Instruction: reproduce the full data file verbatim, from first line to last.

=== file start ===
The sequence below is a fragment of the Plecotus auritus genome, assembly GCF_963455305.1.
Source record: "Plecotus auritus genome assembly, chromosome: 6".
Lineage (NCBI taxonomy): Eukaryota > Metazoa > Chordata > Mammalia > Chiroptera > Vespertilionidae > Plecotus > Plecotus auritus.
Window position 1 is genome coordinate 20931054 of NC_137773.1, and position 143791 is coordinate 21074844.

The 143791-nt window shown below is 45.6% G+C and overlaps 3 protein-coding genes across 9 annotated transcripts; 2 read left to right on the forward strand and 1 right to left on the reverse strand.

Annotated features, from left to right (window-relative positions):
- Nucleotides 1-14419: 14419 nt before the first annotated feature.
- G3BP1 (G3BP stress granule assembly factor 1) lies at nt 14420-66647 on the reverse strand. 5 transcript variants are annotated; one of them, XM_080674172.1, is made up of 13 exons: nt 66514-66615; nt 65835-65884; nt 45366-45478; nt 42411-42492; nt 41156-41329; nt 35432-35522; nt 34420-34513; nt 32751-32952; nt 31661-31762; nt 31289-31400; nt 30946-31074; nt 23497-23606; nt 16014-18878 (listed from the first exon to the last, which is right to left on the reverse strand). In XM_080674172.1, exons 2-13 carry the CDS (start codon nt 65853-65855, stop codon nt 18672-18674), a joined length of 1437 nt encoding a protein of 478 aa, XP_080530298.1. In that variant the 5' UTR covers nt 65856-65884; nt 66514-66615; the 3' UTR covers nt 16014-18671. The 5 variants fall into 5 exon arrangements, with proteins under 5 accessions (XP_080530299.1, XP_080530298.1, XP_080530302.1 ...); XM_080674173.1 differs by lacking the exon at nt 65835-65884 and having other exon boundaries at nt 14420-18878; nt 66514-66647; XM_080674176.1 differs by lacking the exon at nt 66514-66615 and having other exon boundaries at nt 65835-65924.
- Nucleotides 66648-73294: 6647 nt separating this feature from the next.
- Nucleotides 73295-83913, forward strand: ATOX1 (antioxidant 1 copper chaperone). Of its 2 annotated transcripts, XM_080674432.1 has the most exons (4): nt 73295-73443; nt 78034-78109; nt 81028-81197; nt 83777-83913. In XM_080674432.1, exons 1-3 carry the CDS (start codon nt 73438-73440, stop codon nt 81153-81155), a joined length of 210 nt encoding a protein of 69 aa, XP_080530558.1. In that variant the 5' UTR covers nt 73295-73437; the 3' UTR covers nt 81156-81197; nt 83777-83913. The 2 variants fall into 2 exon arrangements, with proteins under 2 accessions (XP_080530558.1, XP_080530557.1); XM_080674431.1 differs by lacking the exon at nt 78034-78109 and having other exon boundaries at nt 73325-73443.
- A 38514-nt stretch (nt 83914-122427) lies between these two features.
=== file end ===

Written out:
The sequence below is a fragment of the Plecotus auritus genome, assembly GCF_963455305.1.
Source record: "Plecotus auritus genome assembly, chromosome: 6".
Lineage (NCBI taxonomy): Eukaryota > Metazoa > Chordata > Mammalia > Chiroptera > Vespertilionidae > Plecotus > Plecotus auritus.
Window position 1 is genome coordinate 20931054 of NC_137773.1, and position 143791 is coordinate 21074844.

The 143791-nt window shown below is 45.6% G+C and overlaps 3 protein-coding genes across 9 annotated transcripts; 2 read left to right on the forward strand and 1 right to left on the reverse strand.

Annotated features, from left to right (window-relative positions):
- Nucleotides 1-14419: 14419 nt before the first annotated feature.
- G3BP1 (G3BP stress granule assembly factor 1) lies at nt 14420-66647 on the reverse strand. 5 transcript variants are annotated; one of them, XM_080674172.1, is made up of 13 exons: nt 66514-66615; nt 65835-65884; nt 45366-45478; nt 42411-42492; nt 41156-41329; nt 35432-35522; nt 34420-34513; nt 32751-32952; nt 31661-31762; nt 31289-31400; nt 30946-31074; nt 23497-23606; nt 16014-18878 (listed from the first exon to the last, which is right to left on the reverse strand). In XM_080674172.1, exons 2-13 carry the CDS (start codon nt 65853-65855, stop codon nt 18672-18674), a joined length of 1437 nt encoding a protein of 478 aa, XP_080530298.1. In that variant the 5' UTR covers nt 65856-65884; nt 66514-66615; the 3' UTR covers nt 16014-18671. The 5 variants fall into 5 exon arrangements, with proteins under 5 accessions (XP_080530299.1, XP_080530298.1, XP_080530302.1 ...); XM_080674173.1 differs by lacking the exon at nt 65835-65884 and having other exon boundaries at nt 14420-18878; nt 66514-66647; XM_080674176.1 differs by lacking the exon at nt 66514-66615 and having other exon boundaries at nt 65835-65924.
- Nucleotides 66648-73294: 6647 nt separating this feature from the next.
- Nucleotides 73295-83913, forward strand: ATOX1 (antioxidant 1 copper chaperone). Of its 2 annotated transcripts, XM_080674432.1 has the most exons (4): nt 73295-73443; nt 78034-78109; nt 81028-81197; nt 83777-83913. In XM_080674432.1, exons 1-3 carry the CDS (start codon nt 73438-73440, stop codon nt 81153-81155), a joined length of 210 nt encoding a protein of 69 aa, XP_080530558.1. In that variant the 5' UTR covers nt 73295-73437; the 3' UTR covers nt 81156-81197; nt 83777-83913. The 2 variants fall into 2 exon arrangements, with proteins under 2 accessions (XP_080530558.1, XP_080530557.1); XM_080674431.1 differs by lacking the exon at nt 78034-78109 and having other exon boundaries at nt 73325-73443.
- A 38514-nt stretch (nt 83914-122427) lies between these two features.